Wednesday, October 13, 2004

Global Jihad: Understanding Islam in Asia

[Another unifying factor is religion. Islam serves as something of a glue, a connecting factor between East and West. Many Western observers often miss the fact that Indonesia, with almost 200 million adherents to Islam, has the world's single largest Muslim population. India, Bangladesh and Pakistan, each with well over 100 million Muslims, rank second, third, and fourth (though not necessarily in that order). None are in the Middle East. Islam is not the only religious factor holding Asia together. The history of Hinduism reaches deep into Southeast Asia. Indonesia, for example, may be 87 percent Muslim, but its national airline, Garuda, is named for a creature from Hindu mythology. ]

Asia Defined
Greg Cruey

So what is it that makes Asia a unity. The traditional definition of the continent's land mass, for one thing.

Another unifying factor is religion. Islam serves as something of a glue, a connecting factor between East and West. Many Western observers often miss the fact that Indonesia, with almost 200 million adherents to Islam, has the world's single largest Muslim population. India, Bangladesh and Pakistan, each with well over 100 million Muslims, rank second, third, and fourth (though not necessarily in that order). None are in the Middle East. When the 75 million Muslims of Iran and the 70 million in Turkey are factored in, and when the Islamic communities in the Philippines, Malaysia and the Arabian Peninsula are included, we discover that the southern edge of Asia is layered with three-quarters of a billion Muslims. Not that Islam is confined to the southern or coastal portions of Asia. The interior and northern reaches of the continent from the Turkey's Anatolian Plateau, across the Caucasus, and through the great steppes to the edge of Mongolia is populated by Turkic Muslims like Russia's Tatars and China's Uighers.

Islam is not the only religious factor holding Asia together. The history of Hinduism reaches deep into Southeast Asia. Indonesia, for example, may be 87 percent Muslim, but its national airline, Garuda, is named for a creature from Hindu mythology. When Hindu-Buddhist thought is looked at in all its forms we find it's basic concepts shaping thought and culture in four of Asia's five regions. It has little impact in West Asia; but many of the gods of China, like Guanyin, are good sen as Buddhists who became bodhisattvas in order to return from the brink of Nirvana and help mankind.

The biggest religious factor defining Asia is perhaps the resistence to Christianity. Until the Post WWII era the inroads of Christian mission in the region were small. A few rice bowl Christians in China, Vietnam, and South India. But that is changing: South Korea has become a nominally Christian nation and Singapore will have a majority Christian population witin a generation.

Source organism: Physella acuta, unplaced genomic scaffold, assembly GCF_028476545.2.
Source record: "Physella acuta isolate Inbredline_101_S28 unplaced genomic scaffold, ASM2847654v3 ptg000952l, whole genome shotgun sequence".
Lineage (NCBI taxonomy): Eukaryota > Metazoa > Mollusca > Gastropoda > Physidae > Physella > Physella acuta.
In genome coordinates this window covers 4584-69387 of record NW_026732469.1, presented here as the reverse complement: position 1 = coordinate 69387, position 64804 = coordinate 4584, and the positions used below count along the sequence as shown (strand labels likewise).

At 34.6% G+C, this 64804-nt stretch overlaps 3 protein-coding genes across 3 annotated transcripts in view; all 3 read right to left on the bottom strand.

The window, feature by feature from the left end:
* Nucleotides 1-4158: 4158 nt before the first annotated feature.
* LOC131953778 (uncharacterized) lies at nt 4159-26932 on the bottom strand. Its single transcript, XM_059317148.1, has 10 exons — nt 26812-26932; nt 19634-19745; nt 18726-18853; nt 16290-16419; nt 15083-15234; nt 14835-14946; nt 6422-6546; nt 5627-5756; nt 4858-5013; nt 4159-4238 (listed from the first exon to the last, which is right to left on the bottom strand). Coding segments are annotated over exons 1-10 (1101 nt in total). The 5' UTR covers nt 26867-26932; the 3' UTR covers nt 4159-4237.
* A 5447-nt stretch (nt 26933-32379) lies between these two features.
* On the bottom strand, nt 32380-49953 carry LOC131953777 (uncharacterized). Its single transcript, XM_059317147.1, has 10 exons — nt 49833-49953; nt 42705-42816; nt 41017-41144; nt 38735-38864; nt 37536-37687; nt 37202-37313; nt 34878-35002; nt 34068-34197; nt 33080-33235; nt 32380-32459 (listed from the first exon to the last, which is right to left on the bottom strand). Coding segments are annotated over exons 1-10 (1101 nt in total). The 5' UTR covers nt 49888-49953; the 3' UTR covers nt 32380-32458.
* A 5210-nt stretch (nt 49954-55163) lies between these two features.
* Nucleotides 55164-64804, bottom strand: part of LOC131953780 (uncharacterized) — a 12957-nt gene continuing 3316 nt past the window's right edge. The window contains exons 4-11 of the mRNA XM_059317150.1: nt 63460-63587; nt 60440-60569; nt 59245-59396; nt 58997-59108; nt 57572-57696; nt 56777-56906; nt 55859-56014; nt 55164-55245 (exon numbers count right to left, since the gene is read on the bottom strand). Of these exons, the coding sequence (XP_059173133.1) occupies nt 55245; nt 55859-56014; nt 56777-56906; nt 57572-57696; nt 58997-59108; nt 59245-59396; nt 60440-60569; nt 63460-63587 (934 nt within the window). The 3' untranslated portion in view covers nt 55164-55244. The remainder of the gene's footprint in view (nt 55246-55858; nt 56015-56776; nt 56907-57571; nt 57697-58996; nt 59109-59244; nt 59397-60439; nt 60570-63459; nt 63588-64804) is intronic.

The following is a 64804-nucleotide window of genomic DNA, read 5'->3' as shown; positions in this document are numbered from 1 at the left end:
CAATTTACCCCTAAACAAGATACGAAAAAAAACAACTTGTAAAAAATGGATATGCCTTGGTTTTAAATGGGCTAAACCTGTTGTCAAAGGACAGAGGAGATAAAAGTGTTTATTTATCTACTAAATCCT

Then there was, of course, commerce. For centuries China officially ignored commerce as "unproductive" in the Confucian view of life. But at the same time the ceramics and silk of the Song Dynasty were being carried by others to ports as far away as East Africa and the Mediterranean. The same ships that carrried China's porcelian and cloth from Guangzhou and Amoy also transported pepper and nutmeg from Indonesia's Malukus and, after dropping their cargo in Bombay or some Persian Gulf port, returned to China and Malacca with Tea and, later, opium. Those commercial ties date back more than just a few centuries. Sri Vijaya, based on the island of Sumatra, managed a commercial empire that started in 650 AD and lasted over six centuries. But Sri Vijaya was not the earliest such trading empire; Funan, based in the Mekong Delta carried on extensive international trade starting from as early as the First Century AD.

A few countries cross regional boundaries.

China, when taken to include Tibet, spreads itself across four of the five regions. China's densely populated Central Plain is clearly East Asia. But Provinces like Inner Mongolia and Xinjiang (home to the Turkic Uigher peoples) are part of Central Asia. China's southwest and far south fit better into the Southeast Asia region. Guangxi Zhuang, Yunnan and Guizhou provinces have large numbers of ethnic minorities closely related to the Thai, Burmese, and Khmer; but based on agricultural patterns and geographic similarities, Southeast Asia could be argued to include much of China's eastern area south of the Yangzi River. Tibet itself, along with those parts of Sichuan, Yunnan and Qinghai provinces where 60% of all ethnic Tibetans actually live, is arguably better grouped as South Asia with India and Nepal than with any other region.

Similar to China, parts of both India and Bangladesh can arguably be said to be in Southeast Asia: the Indian states of Mizoram, Manipur, and Tripura, and Bangladesh's Chittagong Hills area.

The most salient connection, perhaps, of Asia as a whole rest in the minds of Western observers. Asia is unified for Europeans by the fact that Europeans a puzzled by it: it is an enigma. Argentina or Australia we understand because they are, after all, basically European places. They may be on other continents, but they share our realities. But whether it is the lifestyle of nomadic Bediouns of Oman and Yemen or the Zen riddles of Japan and China ("What is the sound of one hand clapping?"), Asia intrigues outsiders. Asia is defined at least in part in the Western mind by our own interest in it, and by the way it puzzles us. Most of the world we understand; Asia we still struggle with...

GoAsia 13/10/2004